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Could You Be The Next Children’s Laureate?

August 20th, 2015

natmr.blogFirst this week, before I even say thanks to Helen, I must apologise for our continuing lack of pictures. We hate having a dowdy blog, and we’ve got our back-room boys beavering away at getting things sorted.

Now on to Helen’s contribution last week.  All I can say is that I couldn’t have put together a better list of tips myself. Her comments cover so many of the basics that novice writers need to take on board if they are to be successful and, what’s more, survive!

This week I want to look at writing for children. I come across so many people that seem to think it’s an easy way into the writing world. I’ve heard all of these comments at one time or another:

‘The books are shorter, aren’t they?’

‘Children don’t know as much as adults so the research will be easier, won’t it?’

‘My grandchildren love the stories I tell them at bedtime, so I’ve already got plenty of material.’ (Yes, but perhaps it’s just having a cuddle while you’re telling them the story that keeps them hooked, as much as the content – or am I being cynical?)

‘I loved Enid Blyton (et al)  – and I’m sure I could produce similar stories.’ (Yes, I remember keeping an entire coach party entertained on a trip to Portugal 30 years ago, by reading ‘Noddy and the Magic Rubber’ to my son – but tastes change!)

And there are more… but I’ll stop there. Instead, if you are planning to writing for children, ask yourself the following questions and think carefully – and honestly – about your answers:

Why do you want to writer for children? It might be because you want to make money (let’s be honest, most of us enjoy making money). Or it might be because you want to teach children something. These are both valid reasons. But probably the best reason of all is because you want to produce something that will give children pleasure, that will entertain them and will help them get into the habit of reading that will last them a lifetime.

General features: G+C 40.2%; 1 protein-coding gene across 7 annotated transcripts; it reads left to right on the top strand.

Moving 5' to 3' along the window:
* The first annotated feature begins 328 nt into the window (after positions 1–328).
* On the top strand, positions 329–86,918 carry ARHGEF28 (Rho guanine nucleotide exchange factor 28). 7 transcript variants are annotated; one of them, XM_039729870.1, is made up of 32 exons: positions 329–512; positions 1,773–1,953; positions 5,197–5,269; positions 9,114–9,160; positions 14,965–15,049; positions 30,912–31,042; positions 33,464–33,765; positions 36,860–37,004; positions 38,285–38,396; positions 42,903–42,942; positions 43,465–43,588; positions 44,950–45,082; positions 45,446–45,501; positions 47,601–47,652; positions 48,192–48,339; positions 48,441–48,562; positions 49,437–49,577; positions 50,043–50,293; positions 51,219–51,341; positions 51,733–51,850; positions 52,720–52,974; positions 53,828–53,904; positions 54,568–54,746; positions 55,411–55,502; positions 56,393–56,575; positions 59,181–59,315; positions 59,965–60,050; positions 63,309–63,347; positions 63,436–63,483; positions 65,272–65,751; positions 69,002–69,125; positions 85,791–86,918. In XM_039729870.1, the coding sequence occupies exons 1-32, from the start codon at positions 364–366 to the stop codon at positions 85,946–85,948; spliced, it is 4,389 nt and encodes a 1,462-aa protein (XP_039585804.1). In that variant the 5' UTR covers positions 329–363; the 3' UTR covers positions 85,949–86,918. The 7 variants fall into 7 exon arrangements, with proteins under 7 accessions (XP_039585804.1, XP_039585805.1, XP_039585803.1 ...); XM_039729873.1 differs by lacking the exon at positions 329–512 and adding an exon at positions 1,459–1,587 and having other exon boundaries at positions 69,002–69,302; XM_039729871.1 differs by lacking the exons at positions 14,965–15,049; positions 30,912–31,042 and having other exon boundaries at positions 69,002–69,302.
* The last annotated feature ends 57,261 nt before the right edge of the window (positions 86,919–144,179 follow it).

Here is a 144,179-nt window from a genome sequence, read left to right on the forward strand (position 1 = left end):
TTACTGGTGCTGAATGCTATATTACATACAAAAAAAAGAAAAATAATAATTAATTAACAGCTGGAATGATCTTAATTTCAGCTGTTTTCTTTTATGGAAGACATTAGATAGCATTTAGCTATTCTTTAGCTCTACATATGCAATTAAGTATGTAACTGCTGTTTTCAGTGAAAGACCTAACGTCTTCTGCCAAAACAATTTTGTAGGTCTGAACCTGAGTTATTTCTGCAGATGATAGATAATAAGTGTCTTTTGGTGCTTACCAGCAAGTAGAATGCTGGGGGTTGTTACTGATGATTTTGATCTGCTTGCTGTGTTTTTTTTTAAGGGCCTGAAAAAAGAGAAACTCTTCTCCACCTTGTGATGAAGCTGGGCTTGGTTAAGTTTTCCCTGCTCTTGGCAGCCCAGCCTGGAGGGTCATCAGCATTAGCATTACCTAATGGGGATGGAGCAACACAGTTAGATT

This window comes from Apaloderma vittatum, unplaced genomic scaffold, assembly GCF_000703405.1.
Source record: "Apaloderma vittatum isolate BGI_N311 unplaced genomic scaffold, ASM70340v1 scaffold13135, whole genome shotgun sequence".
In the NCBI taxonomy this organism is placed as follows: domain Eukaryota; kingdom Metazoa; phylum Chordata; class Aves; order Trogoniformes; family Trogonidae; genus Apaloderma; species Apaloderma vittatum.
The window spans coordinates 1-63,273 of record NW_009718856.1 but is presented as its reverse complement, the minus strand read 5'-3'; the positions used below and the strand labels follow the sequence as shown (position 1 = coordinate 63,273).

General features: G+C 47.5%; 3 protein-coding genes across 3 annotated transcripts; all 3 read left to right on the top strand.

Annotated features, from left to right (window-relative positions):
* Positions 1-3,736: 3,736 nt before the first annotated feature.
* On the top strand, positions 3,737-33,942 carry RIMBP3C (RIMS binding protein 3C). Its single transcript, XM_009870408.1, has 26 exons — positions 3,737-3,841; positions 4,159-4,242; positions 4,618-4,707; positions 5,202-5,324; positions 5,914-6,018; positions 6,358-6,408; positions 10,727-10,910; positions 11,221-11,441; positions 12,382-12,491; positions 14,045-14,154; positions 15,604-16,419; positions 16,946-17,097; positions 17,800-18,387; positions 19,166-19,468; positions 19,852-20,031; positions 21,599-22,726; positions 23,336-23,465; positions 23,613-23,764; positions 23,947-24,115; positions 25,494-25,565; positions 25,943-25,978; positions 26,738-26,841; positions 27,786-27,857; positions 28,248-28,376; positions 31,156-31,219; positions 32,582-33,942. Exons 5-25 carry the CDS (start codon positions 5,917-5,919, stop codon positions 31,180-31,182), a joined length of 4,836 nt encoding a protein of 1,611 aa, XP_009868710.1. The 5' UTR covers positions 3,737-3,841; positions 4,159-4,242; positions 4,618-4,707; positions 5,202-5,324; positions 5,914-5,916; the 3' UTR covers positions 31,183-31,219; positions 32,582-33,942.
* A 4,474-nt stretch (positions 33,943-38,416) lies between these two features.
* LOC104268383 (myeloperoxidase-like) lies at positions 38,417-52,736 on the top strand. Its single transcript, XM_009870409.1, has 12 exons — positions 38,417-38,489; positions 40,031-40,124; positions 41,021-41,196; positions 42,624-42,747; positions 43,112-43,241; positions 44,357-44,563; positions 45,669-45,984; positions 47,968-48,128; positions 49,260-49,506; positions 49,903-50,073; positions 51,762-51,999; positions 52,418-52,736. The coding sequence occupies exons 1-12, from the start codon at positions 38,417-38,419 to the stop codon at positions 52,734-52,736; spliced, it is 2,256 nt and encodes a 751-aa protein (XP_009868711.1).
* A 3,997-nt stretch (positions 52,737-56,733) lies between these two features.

Do you like children? I hope so, because if you don’t it will come through in your writing and your young readers won’t be fooled.

Do you understand how children think and what interests them? It isn’t essential to say ‘yes’ to this but you must be prepared to get out of your comfort zone and try…and keep trying until you do understand them

Do you have much contact with children? You don’t need children of your own, but you do need to meet children, talk to them, listen to them and watch them (how they act, talk, speak and play) if you are to create realistic characters for your books.

Do you read modern children’s books? If you don’t, then go and read some! You must know what children like reading TODAY.

What sort of children’s books do you want to write? What appeals to you most? Do you want to write picture books, story books, non-fiction or educational books? You must have some idea of what you’re aiming for before you begin.

If you sit down and work through these questions you’ll be in a much better position to decide whether your plans to write for children are realistic and just how you’re going to achieve them.

Moving on, just a quick reminder that our Short Story Competition is now accepting entries. The prizes are £300, £200, £100 and £50 – and every winner also gets a Writers Bureau course of their choice (worth up to £394). You could even choose our Writing for Children Course if you feel inspired by what you’ve just read!

And my guest next week will be Iain Pattison – our judge for the Short Story Competition – who will be highlighting how, as a writer, you never know where you next (or first) big break will come from.


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About The Author: Diana Nadin

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